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Old 03-30-2017, 07:47 PM
 
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Quote:
Originally Posted by usroute10 View Post
To characterize Buffalo and Cincinnati as smaller versions of Detroit is demonstrating ignorance. The city of Cincinnati is 49% white, and 45% black. The city of Buffalo is 50% white, 39% black, and 10% Latino. Big difference between them and a city who lost 1.4 million of its white population between 1950 and 2000 (that's a 94% decline folks!) . Several of Detroit's suburbs have more white people than the city itself. Buffalo and Cincy have no where near as much devastation as Detroit, a much larger % of those cities are livable than Detroit.

And to speculate about what Ann Arbor could have become if Detroit wasn't in its sphere is also questionable. Ann Arbor wouldn't have been anything but a cute hilly small town if it hadn't poached the University of Michigan from Detroit after AA had been rejected for the Michigan state capitol. U of M is what made Ann Arbor - and U of M came from Detroit.

I pointed out the Over-the-Rhine community because there is no other neighborhood in the Midwest built like that; also it is adjacent to downtown, University of Cincinnati, home to one of the nation's greatest public markets, and it has a big art scene.
You're missing the point, I know Cincinnati are not demographic matches for Detroit. But what do they offer (other than white people, apparently?) that Detroit doesn't? What is the incentive for the OP to leave Detroit for them? Neither really meet any of his criteria other than being close to Detroit... both are some form of shrinking rust belt city. Does Cincinnati, even it's artsy areas, offer " larger city opportunities and certain cultural elements in a place that is more condensed and feels a bit more "comfortable" (perhaps a bit more like a "community" than the large cities)"? Not really. It'd be just like staying in Detroit and living in Ferndale.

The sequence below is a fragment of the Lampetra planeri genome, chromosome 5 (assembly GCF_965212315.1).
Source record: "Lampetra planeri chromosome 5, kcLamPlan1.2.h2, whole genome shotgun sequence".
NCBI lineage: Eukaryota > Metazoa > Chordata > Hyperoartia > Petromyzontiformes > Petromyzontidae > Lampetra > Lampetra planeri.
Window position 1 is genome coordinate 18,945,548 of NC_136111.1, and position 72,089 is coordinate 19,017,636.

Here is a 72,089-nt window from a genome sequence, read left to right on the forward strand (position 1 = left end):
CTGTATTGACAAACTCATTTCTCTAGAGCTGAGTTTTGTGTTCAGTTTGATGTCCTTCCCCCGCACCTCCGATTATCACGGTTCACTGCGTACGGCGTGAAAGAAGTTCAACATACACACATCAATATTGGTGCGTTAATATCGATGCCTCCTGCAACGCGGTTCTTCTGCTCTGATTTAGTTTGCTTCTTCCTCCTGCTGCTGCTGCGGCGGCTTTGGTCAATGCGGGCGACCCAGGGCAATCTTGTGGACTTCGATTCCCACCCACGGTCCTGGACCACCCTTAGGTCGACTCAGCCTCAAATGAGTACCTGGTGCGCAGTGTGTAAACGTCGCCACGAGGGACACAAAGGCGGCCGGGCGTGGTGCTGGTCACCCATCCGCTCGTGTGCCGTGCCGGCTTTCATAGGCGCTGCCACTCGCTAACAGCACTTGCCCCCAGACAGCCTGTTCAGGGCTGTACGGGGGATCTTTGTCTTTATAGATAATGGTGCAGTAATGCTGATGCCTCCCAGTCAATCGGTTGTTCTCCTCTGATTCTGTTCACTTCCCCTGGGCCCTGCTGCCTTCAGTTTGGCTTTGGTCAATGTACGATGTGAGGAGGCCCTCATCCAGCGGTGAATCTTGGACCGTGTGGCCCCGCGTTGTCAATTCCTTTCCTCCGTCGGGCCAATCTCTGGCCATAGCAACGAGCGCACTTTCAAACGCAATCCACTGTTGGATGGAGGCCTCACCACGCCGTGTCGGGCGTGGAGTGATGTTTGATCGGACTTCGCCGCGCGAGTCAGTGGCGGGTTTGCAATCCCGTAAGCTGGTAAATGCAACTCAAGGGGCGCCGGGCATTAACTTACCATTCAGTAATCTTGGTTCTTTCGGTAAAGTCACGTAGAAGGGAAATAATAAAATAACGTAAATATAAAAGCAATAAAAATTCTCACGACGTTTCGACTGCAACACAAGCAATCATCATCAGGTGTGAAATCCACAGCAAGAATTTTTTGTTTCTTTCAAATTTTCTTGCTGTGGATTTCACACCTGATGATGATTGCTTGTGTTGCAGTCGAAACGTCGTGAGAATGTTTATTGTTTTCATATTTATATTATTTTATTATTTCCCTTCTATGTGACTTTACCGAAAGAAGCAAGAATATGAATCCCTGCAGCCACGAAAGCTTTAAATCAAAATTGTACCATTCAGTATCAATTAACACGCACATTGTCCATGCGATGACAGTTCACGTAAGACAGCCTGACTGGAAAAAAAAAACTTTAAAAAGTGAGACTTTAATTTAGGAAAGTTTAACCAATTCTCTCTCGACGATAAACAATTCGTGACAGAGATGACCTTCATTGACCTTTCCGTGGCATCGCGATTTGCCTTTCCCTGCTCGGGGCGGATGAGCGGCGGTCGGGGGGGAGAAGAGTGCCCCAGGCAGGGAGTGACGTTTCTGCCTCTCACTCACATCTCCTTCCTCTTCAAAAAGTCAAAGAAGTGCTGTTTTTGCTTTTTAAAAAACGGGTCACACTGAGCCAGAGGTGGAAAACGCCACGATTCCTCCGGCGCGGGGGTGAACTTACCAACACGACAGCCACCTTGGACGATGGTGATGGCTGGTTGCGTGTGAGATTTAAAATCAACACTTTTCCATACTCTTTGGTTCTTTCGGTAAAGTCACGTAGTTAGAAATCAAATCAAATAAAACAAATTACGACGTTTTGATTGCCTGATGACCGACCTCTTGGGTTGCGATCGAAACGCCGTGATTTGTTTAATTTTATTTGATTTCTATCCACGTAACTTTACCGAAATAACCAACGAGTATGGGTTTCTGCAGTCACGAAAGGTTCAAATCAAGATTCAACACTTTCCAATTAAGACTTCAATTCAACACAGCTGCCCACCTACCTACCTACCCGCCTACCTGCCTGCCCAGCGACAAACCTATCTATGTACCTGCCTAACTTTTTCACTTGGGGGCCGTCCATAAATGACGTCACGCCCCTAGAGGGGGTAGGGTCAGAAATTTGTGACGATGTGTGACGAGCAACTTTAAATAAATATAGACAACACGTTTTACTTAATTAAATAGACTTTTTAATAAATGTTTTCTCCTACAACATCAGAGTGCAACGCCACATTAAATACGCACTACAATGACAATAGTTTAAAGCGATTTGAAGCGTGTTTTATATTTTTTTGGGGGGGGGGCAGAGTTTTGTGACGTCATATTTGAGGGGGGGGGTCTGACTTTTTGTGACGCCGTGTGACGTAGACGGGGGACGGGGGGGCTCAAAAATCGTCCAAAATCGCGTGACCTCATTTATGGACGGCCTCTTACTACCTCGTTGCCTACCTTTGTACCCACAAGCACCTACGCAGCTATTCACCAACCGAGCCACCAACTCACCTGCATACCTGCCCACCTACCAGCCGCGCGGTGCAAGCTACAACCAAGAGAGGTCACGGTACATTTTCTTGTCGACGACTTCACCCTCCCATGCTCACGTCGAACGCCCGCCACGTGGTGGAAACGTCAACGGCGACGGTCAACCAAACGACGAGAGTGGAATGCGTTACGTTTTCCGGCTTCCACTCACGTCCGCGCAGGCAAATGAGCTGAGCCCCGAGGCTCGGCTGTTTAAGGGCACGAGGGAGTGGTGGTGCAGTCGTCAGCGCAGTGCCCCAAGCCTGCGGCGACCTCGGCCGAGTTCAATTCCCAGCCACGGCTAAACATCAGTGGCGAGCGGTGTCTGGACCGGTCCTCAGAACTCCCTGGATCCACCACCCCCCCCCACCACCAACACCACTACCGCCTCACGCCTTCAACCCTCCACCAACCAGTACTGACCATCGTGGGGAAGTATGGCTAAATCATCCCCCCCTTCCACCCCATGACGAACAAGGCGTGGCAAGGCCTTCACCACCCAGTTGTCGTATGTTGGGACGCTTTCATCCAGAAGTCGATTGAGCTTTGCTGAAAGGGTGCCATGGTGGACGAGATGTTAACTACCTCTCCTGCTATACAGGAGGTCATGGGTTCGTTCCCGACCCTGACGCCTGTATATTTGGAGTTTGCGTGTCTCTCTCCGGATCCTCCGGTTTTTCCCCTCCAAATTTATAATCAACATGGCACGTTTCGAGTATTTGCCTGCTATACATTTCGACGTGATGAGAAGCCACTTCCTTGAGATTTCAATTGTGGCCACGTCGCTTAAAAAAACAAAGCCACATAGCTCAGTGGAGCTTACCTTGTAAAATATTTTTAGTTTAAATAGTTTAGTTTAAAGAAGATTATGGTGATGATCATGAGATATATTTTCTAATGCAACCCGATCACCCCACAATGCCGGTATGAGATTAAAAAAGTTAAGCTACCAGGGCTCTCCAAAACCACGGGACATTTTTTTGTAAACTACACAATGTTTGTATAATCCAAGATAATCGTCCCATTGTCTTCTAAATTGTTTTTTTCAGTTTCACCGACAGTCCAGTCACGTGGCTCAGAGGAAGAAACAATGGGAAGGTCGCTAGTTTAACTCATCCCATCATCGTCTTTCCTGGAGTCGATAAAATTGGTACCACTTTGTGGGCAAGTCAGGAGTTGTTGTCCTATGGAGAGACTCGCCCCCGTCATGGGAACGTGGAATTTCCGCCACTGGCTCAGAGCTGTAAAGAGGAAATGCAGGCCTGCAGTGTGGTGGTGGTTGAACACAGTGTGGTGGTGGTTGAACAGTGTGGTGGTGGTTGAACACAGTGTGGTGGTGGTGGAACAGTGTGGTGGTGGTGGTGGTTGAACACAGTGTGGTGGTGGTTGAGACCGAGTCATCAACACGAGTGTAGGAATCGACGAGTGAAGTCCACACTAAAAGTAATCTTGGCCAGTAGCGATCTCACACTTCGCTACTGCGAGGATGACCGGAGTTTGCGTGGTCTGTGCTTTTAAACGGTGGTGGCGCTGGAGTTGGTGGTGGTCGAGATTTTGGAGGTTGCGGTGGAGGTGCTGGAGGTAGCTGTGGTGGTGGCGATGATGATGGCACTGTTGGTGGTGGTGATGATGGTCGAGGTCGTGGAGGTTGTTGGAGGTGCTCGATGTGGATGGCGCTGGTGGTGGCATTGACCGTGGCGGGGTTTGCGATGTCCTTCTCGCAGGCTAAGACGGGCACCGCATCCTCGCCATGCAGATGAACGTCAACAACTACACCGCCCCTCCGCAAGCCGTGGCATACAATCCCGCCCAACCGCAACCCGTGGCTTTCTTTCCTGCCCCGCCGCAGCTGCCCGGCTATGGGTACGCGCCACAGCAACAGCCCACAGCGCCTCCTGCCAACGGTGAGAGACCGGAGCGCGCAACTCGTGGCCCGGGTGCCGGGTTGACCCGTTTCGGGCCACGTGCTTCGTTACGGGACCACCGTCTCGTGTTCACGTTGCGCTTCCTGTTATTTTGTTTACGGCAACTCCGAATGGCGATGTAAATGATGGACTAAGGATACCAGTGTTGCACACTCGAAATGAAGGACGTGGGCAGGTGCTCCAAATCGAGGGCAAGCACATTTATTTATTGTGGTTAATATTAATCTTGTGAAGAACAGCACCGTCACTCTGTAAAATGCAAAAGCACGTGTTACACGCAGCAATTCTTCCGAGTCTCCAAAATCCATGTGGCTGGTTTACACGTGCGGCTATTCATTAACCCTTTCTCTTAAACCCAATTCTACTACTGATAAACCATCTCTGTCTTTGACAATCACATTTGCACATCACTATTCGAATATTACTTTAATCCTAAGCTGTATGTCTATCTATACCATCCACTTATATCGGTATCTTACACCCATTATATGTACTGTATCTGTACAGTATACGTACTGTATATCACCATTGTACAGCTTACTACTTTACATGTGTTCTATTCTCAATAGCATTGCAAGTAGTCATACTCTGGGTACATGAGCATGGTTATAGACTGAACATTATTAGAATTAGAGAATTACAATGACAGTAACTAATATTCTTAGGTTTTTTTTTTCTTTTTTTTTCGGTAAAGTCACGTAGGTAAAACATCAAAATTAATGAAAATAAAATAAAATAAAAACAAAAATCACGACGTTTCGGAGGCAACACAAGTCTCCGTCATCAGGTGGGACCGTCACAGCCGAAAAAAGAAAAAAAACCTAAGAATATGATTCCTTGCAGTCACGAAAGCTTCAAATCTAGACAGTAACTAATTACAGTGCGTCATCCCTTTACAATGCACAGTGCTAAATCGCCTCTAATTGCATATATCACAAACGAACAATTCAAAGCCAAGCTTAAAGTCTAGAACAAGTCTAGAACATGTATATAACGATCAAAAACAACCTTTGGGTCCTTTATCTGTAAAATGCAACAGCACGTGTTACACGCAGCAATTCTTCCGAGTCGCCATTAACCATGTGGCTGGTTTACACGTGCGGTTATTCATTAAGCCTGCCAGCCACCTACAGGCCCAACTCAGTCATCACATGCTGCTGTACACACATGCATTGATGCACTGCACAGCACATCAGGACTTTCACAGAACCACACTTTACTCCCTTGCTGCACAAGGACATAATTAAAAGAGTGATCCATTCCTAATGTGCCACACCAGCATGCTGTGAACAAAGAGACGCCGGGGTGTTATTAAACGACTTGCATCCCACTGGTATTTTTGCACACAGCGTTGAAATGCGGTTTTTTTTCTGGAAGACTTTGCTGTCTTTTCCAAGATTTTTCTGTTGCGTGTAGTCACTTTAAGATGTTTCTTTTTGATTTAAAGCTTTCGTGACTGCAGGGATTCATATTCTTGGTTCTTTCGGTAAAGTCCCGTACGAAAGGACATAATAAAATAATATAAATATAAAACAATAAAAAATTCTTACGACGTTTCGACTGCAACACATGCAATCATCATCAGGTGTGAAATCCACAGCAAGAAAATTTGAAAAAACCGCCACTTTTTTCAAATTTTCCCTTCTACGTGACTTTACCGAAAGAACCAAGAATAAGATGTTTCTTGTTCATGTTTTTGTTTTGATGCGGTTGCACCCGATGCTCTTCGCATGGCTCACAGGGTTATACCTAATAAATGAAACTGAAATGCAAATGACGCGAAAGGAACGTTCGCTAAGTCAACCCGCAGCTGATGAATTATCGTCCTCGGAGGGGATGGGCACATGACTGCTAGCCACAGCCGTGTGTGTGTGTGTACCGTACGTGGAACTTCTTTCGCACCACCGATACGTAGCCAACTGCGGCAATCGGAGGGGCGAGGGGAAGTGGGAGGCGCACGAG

My Ann Arbor comment was merely about how, had it not been bounded to the north and east by Detroit's suburbs, it probably would have more growth potential than it does. It was not about Ann Arbor's innate superiority, it was a way of comparing Madison's rise to a quarter of a million people to Ann Arbor's relatively stagnant growth. Being hemmed in by the Detroit MSA on two sides means that it hasn't been able to really develop the same way as other Big Ten boomtowns like Columbus, Minneapolis and Madison. Companies that might have HQed in Ann Arbor otherwise can be based in Novi or Plymouth and get the best of both worlds in terms of the Detroit areas workforce and A2's brainforce.

There are places the OP would enjoy within his metrics. I don't want to harp on Madison again (though I will reiterate that it has everything the OP needs), but I agree with everyone that he should give Grand Rapids a second look (it is nowhere near as conservative as the rest of western Michigan and may surprise him) and he should also look into Pittsburgh and Columbus for bigger cities that have a similar general vibe.
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Old 03-31-2017, 12:32 AM
 
Location: Detroit
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Quote:
Originally Posted by DwellerofCities View Post